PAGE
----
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Q&A with Masaharu Morimoto

The famous Iron Chef finally brings his impeccable Japanese creations to Bangkok

The new Woodyhood

 

We learn that you used to play baseball but went into the cooking business after sustaining injuries. Can you tell us more about this?  

When I was young, I had two dreams. One was to be a baseball player. My hometown has a team called Hiroshima Carp. I was pretty good in high school and got drafted into the team. When I suffered injuries, I had to give it all up. I mean, I could play but I wouldn’t be very successful. My other dream was to be a sushi chef. Why? My parents were very busy. We weren’t rich and we went out for dinner only twice a year, and we’d go to a coffee shop and a sushi restaurant. In the latter, the chef looked really cool with his clean jacket and hat. 

You were pretty successful in Hiroshima. Why then did you decide to go to America?

I trained as a sushi chef for seven years. I got married and opened my own restaurant in Hiroshima. Back then, I had four jobs and worked from 8 until 2 in the morning. Then I had a choice between opening another restaurant and buying a house or coming to America. I wanted to experience a different country, culture and cuisine. So, in 1984, I decided to go to Los Angeles during the Olympic Games. Unfortunately, I couldn’t sell the restaurant in time so I had to buy an open ticket instead and travel around the world for a year. My final stop was New York. I still have the open ticket back to Japan—I never used it.

Why New York?

I like the energy of the place. Seeing lots of people. Women walking fast on pumps. I needed the excitement.  

How would you describe your cuisine? 

I don’t have the answer yet. But having no rule is my rule.

You’ve opened up a restaurant in Bangkok. Why here and is the Bangkok branch any different from other branches?

I think it’s time and I really like the people here.  My menu comes from my heart so all the restaurants are the same yet I also have to cater to the local palate. New York is only 160 kilometers away from Philadelphia but the dining culture is totally different in each city. Bangkok is so much further away and I have to figure out the tastes of Thais. 

So how would you describe the Thai palate? 

Almost the same as the Japanese, which is probably why I can eat Thai food everyday [laughs]. It’s easy and fun to create dishes for Bangkok.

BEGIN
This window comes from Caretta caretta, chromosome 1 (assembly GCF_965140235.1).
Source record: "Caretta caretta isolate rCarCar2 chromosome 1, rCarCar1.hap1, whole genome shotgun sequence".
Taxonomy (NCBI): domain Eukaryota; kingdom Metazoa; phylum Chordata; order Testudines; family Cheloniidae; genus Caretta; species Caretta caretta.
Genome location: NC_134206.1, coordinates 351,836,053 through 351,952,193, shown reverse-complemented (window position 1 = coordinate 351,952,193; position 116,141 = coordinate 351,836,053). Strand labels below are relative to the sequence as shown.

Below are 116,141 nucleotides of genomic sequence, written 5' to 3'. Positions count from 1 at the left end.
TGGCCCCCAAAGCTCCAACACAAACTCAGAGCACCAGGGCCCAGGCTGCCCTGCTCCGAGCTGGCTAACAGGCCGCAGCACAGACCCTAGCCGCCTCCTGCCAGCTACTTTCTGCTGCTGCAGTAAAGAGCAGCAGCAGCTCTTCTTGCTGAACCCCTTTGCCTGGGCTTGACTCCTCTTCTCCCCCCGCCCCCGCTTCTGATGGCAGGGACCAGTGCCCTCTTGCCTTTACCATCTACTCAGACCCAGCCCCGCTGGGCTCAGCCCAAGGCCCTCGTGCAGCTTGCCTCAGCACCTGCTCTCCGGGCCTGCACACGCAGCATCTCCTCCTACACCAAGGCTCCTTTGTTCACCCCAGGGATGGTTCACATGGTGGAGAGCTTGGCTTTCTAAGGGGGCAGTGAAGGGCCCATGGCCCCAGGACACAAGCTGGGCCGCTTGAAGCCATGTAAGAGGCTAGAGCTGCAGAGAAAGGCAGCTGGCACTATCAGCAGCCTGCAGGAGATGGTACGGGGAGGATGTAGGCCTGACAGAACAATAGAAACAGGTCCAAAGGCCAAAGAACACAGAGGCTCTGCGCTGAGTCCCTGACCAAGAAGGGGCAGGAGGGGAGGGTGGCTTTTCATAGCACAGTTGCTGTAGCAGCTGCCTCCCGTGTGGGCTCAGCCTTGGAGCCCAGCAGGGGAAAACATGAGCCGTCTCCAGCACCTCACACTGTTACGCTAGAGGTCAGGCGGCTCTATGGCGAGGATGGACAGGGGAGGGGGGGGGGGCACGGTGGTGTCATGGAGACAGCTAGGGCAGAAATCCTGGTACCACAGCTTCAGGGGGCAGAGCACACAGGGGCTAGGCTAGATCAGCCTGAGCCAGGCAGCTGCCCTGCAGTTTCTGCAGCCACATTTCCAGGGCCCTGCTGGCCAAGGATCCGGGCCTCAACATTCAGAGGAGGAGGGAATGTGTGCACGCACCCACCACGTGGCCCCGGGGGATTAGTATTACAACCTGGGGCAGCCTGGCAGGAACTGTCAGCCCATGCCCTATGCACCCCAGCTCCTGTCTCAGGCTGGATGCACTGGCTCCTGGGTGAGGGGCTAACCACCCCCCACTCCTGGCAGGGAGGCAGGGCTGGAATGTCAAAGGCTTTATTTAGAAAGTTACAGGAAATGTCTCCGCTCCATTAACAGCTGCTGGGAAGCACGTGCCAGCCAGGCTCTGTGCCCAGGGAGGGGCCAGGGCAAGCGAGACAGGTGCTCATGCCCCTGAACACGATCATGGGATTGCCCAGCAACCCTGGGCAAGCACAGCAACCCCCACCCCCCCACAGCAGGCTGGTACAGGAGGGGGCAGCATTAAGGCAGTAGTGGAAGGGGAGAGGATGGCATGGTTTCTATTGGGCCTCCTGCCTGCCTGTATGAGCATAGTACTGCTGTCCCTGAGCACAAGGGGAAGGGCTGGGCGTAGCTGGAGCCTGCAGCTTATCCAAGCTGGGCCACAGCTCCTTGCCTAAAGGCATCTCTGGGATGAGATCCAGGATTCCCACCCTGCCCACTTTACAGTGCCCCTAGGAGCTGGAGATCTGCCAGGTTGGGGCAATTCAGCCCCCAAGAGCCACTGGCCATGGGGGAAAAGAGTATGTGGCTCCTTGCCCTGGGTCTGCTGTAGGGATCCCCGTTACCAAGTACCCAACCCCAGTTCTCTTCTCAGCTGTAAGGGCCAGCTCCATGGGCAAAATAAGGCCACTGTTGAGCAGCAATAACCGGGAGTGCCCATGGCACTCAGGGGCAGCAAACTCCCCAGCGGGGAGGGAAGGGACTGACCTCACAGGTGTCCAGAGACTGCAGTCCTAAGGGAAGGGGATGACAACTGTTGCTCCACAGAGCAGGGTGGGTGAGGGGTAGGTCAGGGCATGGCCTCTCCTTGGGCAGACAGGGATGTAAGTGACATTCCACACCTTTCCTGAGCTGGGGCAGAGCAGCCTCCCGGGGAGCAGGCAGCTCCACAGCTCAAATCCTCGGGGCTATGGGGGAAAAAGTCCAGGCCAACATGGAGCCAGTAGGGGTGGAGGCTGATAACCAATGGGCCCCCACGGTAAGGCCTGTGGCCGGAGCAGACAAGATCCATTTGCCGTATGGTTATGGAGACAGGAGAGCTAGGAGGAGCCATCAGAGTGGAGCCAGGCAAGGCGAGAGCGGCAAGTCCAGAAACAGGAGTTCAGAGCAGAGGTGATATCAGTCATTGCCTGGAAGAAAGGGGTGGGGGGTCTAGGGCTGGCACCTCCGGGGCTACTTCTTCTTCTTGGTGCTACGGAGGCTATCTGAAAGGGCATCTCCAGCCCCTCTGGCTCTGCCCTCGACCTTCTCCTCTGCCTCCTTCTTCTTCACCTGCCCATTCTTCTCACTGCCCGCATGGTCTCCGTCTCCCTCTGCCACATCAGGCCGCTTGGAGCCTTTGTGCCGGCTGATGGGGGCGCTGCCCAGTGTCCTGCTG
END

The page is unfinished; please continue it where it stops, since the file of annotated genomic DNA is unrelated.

Do you have a favorite?

Making food is like having children—you can’t identify your favorite kid. They are all my children and they all come from my heart.

You’ve introduced a knife collection, and wine, beer and sake brands. What’s next for you?

I did all these because I like myself and I want my name to be on everything [laughs]. Well, at the end of this year I will open two more restaurants. Last year, I only spent 63 nights sleeping in my own bed. The rest of the year I spent in hotels. Is that considered travel? I will also have a pop-up restaurant at the US Open, will throw the first pitch in the Yankee Stadium and come out with a new cookbook this November called Mastering the Art of Japanese Home Cooking. I want to make a book that can teach people to cook at home using ingredients you can buy everywhere. Busy is my life [laughs].

So what do you normally cook in your free time for yourself and your family?

Unfortunately, I don’t have free time. I have new restaurants and projects. A lot of people call me a celebrity chef. I don’t know what celebrity means. I just want to be a chef. But I don’t have much time. But If I did have free time, I would like to spend more time in kitchen, wielding a knife in my hand—and maybe go skydiving. 

So you like adventure?

I think so. I used to be a sportsman. In my head, I’m 18 to 20 years old, but my body is already 61. It’s a big gap. My wife always says I’m not that young anymore, saying “no, no, no.” So, I reply, “ok, ok.” [laughs].

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